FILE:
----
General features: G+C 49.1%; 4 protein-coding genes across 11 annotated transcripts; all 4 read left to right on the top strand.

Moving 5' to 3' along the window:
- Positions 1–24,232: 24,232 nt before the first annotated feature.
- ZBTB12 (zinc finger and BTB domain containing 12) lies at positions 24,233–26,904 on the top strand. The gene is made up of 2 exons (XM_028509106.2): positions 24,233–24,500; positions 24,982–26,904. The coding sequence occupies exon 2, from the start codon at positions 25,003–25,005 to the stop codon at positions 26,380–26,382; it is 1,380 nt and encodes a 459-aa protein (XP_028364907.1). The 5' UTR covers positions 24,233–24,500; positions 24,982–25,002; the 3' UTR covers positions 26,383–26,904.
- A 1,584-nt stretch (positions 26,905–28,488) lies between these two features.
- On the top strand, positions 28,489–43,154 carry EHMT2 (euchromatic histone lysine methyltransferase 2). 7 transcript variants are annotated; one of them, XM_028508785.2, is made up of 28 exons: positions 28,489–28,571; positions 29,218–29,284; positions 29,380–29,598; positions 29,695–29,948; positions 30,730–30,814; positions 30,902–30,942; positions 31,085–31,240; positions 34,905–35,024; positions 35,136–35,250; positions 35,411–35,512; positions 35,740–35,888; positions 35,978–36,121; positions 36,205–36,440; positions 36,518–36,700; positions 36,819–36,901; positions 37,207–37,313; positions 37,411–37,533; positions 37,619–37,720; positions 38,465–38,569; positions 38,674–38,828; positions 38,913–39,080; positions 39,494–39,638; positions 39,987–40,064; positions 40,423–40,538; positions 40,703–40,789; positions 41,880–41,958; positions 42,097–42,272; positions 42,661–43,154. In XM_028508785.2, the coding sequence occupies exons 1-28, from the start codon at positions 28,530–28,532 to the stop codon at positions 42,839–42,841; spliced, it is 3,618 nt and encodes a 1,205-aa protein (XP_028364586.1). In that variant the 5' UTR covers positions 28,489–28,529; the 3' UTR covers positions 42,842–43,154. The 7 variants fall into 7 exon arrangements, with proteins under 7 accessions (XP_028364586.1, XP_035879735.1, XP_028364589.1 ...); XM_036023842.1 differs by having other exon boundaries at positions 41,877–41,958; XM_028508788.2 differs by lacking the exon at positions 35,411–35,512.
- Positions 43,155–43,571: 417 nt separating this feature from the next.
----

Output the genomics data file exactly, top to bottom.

General features: G+C 49.1%; 4 protein-coding genes across 11 annotated transcripts; all 4 read left to right on the top strand.

Moving 5' to 3' along the window:
- Positions 1–24,232: 24,232 nt before the first annotated feature.
- ZBTB12 (zinc finger and BTB domain containing 12) lies at positions 24,233–26,904 on the top strand. The gene is made up of 2 exons (XM_028509106.2): positions 24,233–24,500; positions 24,982–26,904. The coding sequence occupies exon 2, from the start codon at positions 25,003–25,005 to the stop codon at positions 26,380–26,382; it is 1,380 nt and encodes a 459-aa protein (XP_028364907.1). The 5' UTR covers positions 24,233–24,500; positions 24,982–25,002; the 3' UTR covers positions 26,383–26,904.
- A 1,584-nt stretch (positions 26,905–28,488) lies between these two features.
- On the top strand, positions 28,489–43,154 carry EHMT2 (euchromatic histone lysine methyltransferase 2). 7 transcript variants are annotated; one of them, XM_028508785.2, is made up of 28 exons: positions 28,489–28,571; positions 29,218–29,284; positions 29,380–29,598; positions 29,695–29,948; positions 30,730–30,814; positions 30,902–30,942; positions 31,085–31,240; positions 34,905–35,024; positions 35,136–35,250; positions 35,411–35,512; positions 35,740–35,888; positions 35,978–36,121; positions 36,205–36,440; positions 36,518–36,700; positions 36,819–36,901; positions 37,207–37,313; positions 37,411–37,533; positions 37,619–37,720; positions 38,465–38,569; positions 38,674–38,828; positions 38,913–39,080; positions 39,494–39,638; positions 39,987–40,064; positions 40,423–40,538; positions 40,703–40,789; positions 41,880–41,958; positions 42,097–42,272; positions 42,661–43,154. In XM_028508785.2, the coding sequence occupies exons 1-28, from the start codon at positions 28,530–28,532 to the stop codon at positions 42,839–42,841; spliced, it is 3,618 nt and encodes a 1,205-aa protein (XP_028364586.1). In that variant the 5' UTR covers positions 28,489–28,529; the 3' UTR covers positions 42,842–43,154. The 7 variants fall into 7 exon arrangements, with proteins under 7 accessions (XP_028364586.1, XP_035879735.1, XP_028364589.1 ...); XM_036023842.1 differs by having other exon boundaries at positions 41,877–41,958; XM_028508788.2 differs by lacking the exon at positions 35,411–35,512.
- Positions 43,155–43,571: 417 nt separating this feature from the next.